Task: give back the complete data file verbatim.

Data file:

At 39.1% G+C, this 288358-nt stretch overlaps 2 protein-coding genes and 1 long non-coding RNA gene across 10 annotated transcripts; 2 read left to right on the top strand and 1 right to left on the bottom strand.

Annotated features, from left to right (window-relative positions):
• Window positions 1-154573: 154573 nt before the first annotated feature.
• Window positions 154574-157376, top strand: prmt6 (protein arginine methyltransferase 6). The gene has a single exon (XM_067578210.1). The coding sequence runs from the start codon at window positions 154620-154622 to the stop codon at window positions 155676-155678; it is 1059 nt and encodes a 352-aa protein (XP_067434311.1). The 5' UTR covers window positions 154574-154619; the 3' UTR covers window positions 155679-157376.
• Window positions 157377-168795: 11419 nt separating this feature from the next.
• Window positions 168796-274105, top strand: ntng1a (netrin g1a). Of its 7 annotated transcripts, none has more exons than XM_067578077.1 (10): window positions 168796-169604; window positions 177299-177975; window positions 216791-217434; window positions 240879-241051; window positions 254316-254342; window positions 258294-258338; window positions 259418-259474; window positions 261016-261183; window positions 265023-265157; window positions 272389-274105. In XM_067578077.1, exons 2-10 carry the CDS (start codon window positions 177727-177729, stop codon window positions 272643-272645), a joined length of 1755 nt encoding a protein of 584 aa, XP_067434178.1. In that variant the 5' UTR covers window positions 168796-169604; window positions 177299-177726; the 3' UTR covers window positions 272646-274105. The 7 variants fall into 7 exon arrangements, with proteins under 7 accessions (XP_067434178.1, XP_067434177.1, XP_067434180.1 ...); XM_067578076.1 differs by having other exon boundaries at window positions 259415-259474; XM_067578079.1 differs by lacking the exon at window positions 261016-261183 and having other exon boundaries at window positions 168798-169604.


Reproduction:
At 39.1% G+C, this 288358-nt stretch overlaps 2 protein-coding genes and 1 long non-coding RNA gene across 10 annotated transcripts; 2 read left to right on the top strand and 1 right to left on the bottom strand.

Annotated features, from left to right (window-relative positions):
• Window positions 1-154573: 154573 nt before the first annotated feature.
• Window positions 154574-157376, top strand: prmt6 (protein arginine methyltransferase 6). The gene has a single exon (XM_067578210.1). The coding sequence runs from the start codon at window positions 154620-154622 to the stop codon at window positions 155676-155678; it is 1059 nt and encodes a 352-aa protein (XP_067434311.1). The 5' UTR covers window positions 154574-154619; the 3' UTR covers window positions 155679-157376.
• Window positions 157377-168795: 11419 nt separating this feature from the next.
• Window positions 168796-274105, top strand: ntng1a (netrin g1a). Of its 7 annotated transcripts, none has more exons than XM_067578077.1 (10): window positions 168796-169604; window positions 177299-177975; window positions 216791-217434; window positions 240879-241051; window positions 254316-254342; window positions 258294-258338; window positions 259418-259474; window positions 261016-261183; window positions 265023-265157; window positions 272389-274105. In XM_067578077.1, exons 2-10 carry the CDS (start codon window positions 177727-177729, stop codon window positions 272643-272645), a joined length of 1755 nt encoding a protein of 584 aa, XP_067434178.1. In that variant the 5' UTR covers window positions 168796-169604; window positions 177299-177726; the 3' UTR covers window positions 272646-274105. The 7 variants fall into 7 exon arrangements, with proteins under 7 accessions (XP_067434178.1, XP_067434177.1, XP_067434180.1 ...); XM_067578076.1 differs by having other exon boundaries at window positions 259415-259474; XM_067578079.1 differs by lacking the exon at window positions 261016-261183 and having other exon boundaries at window positions 168798-169604.